you put forth a really good argument, and that comes from a self-professed Tolkien hater. I would rather have triple root canal at the same time I'm having every joint in my body replaced than to have to read the novels again. My main problem with this is that I find it amusing that his 'gawds' in the story had developed the concept of mass production AGES before Henry Ford came along. The number of deus ex machina in LotR is fascinating in that you can count on there being at least one in every chapter. Not only that, but Tolkien didn't seem to know how to revise out all the boring, world building crap that should be in the author's head but not on the page.

Saying that, I'm a huge geekboy for the movies (and yes, I was also upset by some of the revisions that were included in the movies).

I will disagree, however, with the idea of every fantasy writer needs to read Tolkien. I will also disagree with the idea that Tolkien's stories were all that original. They followed the same mythological 'hero's journey' platform that almost all fantasy stories have done.

I also smiled when I read your assessment of Moorcock. I caught that my very own self when I read the Elric saga. I would also like to add Babylon 5 to that list. It's creator JMS (and no, I'm not going to try to write out the last name!) kept bashing Star Trek for being derivative while he was doing naught but retelling LotR in space for a whole five years!

But all this is my own respectful disagreement with you. Give me a moment and I'll switch over to join your side in defending the honor of Tolkien.

Rabe...


Well, thanks for the compliments, Rabe, I appreciate them. :) I think it's not so much that I'm defending Tolkien's honor (honestly, I think his place is secure regardless of what a couple of people on a writing message board believe about him anyway!), but rather trying to caution against throwing away all things Tolkien because they came from him, or all things in the past because they might poison our vision of the future. Some of the posters here have essentially argued that we should actually avoid reading Tolkien for fear his ideas will...I don't know, become ours in some bizarre science fiction way. I think this is not only untrue but potentially a dangerous way to look at writing in general.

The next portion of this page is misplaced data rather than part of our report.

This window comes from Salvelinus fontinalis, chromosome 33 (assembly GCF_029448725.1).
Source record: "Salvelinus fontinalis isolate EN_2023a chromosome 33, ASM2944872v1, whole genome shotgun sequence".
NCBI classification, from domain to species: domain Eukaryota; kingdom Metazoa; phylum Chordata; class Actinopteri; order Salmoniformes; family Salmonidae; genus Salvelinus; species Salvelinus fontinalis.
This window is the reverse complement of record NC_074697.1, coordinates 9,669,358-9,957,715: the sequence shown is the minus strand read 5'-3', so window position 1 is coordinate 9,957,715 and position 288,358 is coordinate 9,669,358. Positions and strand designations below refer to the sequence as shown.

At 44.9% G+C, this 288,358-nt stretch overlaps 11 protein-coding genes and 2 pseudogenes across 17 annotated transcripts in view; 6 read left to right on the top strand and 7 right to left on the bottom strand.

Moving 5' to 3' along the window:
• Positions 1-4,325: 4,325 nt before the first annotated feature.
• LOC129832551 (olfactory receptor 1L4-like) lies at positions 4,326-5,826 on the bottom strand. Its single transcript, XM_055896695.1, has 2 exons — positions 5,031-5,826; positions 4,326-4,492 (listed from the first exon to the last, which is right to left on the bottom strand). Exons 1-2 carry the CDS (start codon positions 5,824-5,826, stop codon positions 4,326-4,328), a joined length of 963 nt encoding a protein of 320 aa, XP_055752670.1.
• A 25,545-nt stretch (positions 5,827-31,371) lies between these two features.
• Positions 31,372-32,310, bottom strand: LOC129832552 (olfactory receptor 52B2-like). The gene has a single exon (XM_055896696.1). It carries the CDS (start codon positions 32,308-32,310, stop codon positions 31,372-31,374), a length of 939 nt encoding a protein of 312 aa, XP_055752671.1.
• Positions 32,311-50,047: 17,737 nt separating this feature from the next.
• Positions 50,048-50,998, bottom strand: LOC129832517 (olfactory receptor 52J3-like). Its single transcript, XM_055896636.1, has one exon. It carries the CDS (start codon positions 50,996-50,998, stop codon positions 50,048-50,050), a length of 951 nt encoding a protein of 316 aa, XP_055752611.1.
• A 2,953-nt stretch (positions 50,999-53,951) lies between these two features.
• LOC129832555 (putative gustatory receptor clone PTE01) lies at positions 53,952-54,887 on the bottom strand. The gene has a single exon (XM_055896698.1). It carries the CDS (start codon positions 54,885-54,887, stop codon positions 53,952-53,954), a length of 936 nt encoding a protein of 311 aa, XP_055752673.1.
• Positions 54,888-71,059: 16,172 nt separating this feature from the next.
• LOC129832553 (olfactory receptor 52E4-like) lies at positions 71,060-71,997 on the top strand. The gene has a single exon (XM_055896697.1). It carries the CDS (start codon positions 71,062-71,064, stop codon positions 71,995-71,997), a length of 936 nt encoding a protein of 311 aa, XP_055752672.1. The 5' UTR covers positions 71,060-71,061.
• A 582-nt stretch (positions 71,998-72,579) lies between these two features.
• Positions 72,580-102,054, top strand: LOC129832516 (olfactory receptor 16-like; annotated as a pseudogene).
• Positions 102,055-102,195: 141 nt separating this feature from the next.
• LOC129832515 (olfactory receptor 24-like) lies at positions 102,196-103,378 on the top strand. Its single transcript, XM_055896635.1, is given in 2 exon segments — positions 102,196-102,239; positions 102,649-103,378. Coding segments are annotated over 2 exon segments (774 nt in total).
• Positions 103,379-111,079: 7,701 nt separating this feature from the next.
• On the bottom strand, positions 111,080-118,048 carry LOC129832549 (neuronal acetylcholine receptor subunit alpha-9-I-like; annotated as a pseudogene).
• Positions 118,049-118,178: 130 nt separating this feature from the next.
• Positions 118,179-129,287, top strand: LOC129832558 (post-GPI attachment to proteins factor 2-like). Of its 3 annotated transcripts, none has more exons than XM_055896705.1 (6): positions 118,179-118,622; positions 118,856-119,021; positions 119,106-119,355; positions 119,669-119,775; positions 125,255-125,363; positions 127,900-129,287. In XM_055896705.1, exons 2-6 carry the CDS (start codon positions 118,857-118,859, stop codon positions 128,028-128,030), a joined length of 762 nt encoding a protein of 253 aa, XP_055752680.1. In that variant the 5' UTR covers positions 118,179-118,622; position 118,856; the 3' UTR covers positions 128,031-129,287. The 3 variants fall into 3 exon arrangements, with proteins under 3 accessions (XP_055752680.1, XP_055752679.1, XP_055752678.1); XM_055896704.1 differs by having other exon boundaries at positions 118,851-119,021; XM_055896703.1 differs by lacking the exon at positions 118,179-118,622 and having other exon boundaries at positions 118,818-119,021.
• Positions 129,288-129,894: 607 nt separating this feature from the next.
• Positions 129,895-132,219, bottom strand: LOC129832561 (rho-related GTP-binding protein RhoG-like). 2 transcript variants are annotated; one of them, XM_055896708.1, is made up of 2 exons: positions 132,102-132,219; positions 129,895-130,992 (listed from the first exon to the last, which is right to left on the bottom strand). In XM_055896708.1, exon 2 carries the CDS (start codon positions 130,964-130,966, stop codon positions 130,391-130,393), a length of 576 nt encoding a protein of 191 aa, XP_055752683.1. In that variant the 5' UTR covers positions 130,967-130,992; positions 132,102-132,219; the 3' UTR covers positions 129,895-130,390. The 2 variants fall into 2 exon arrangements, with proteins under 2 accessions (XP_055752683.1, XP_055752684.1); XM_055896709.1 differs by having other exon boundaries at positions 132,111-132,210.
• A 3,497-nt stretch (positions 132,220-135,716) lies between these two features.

First of all, I think it's impossible to avoid drawing on the work of those before us at this point in our history. We have over two thousand years of hundreds of milions of people writing on nearly every subject imaginable, and to think that we can now somehow avoid overlapping with that earlier work seems to me to be ludicrous at best. As you point out, Rabe, Tolkien himself drew heavily upon Nordic and other European mythologies, and he would have been the first to cheerfully acknowledge that he was doing so. What did not exist at Tolkien's time was a uniquely British mythology (even the King Arthur stuff was really an import from the Continent, and of course the British couldn't have that :Shrug: ) , and Tolkien set out to rectify that situation while simultaneously developing a world as backdrop for the new language he created. But Tolkien couldn't just regurgitate, say, Nordic mythology wholesale; he had to reorient it, adapt it for the British Isles, adjust it to match more modern concerns, war and ever-increasing technology and the like. LOTR was the result, and whether you like the work or not (and I disagree with you that he should have left out all of that "world-building crap:; I would argue that the world-building crap was fundamental to his project and something he couldn't dismiss, since modern fantasy did not exist as we understand it before him), you have to acknowledge that it has scope and grandeur.

But so what, you say. Worked for Tolkien, doesn't have to work for us. But the point here is like him or not, nearly every facet of current fantasy draws (and I'll argue in a minute, can't help but draw) upon LOTR either in its acceptance or rejection of the books, and this is what irritates me about Moorcock's self-absorbed musings--I actually like the Elric series, but the weakened prince who draws strength from defeating his enemies with a powerful but ultimately seductively evil sword doesn't even hit the shelves without the concept of the One Ring, or even a character like Gollum, simultaneously drawn to and deeply frightened of that same Ring. Does that make Moorcock's work bad or derivative? Of course not; even though I personally don't think Moorcock's work stands up to Tolkien's, I certainly think you can approach it on its own terms and enjoy it as its own work.